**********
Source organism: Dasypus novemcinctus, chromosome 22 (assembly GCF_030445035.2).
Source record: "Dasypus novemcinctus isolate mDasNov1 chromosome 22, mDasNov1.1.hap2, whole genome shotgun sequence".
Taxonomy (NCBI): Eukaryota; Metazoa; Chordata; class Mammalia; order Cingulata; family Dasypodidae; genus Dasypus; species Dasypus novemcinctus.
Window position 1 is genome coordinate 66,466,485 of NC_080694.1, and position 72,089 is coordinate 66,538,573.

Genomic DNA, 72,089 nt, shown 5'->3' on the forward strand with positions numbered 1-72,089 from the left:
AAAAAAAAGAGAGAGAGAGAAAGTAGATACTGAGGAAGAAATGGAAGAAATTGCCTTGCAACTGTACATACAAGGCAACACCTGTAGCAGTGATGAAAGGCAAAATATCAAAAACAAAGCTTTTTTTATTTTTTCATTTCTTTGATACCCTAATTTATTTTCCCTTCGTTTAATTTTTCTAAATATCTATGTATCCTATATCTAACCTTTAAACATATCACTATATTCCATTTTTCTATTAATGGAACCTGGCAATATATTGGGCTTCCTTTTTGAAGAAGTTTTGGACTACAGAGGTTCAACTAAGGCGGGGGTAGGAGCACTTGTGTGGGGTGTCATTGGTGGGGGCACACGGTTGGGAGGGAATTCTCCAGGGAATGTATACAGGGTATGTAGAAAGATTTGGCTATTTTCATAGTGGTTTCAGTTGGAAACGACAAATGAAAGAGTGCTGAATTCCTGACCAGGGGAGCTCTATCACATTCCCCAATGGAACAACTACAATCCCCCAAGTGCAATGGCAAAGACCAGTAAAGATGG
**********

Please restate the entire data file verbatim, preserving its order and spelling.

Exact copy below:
Source organism: Dasypus novemcinctus, chromosome 22 (assembly GCF_030445035.2).
Source record: "Dasypus novemcinctus isolate mDasNov1 chromosome 22, mDasNov1.1.hap2, whole genome shotgun sequence".
Taxonomy (NCBI): Eukaryota; Metazoa; Chordata; class Mammalia; order Cingulata; family Dasypodidae; genus Dasypus; species Dasypus novemcinctus.
Window position 1 is genome coordinate 66,466,485 of NC_080694.1, and position 72,089 is coordinate 66,538,573.

Genomic DNA, 72,089 nt, shown 5'->3' on the forward strand with positions numbered 1-72,089 from the left:
AAAAAAAAGAGAGAGAGAGAAAGTAGATACTGAGGAAGAAATGGAAGAAATTGCCTTGCAACTGTACATACAAGGCAACACCTGTAGCAGTGATGAAAGGCAAAATATCAAAAACAAAGCTTTTTTTATTTTTTCATTTCTTTGATACCCTAATTTATTTTCCCTTCGTTTAATTTTTCTAAATATCTATGTATCCTATATCTAACCTTTAAACATATCACTATATTCCATTTTTCTATTAATGGAACCTGGCAATATATTGGGCTTCCTTTTTGAAGAAGTTTTGGACTACAGAGGTTCAACTAAGGCGGGGGTAGGAGCACTTGTGTGGGGTGTCATTGGTGGGGGCACACGGTTGGGAGGGAATTCTCCAGGGAATGTATACAGGGTATGTAGAAAGATTTGGCTATTTTCATAGTGGTTTCAGTTGGAAACGACAAATGAAAGAGTGCTGAATTCCTGACCAGGGGAGCTCTATCACATTCCCCAATGGAACAACTACAATCCCCCAAGTGCAATGGCAAAGACCAGTAAAGATGG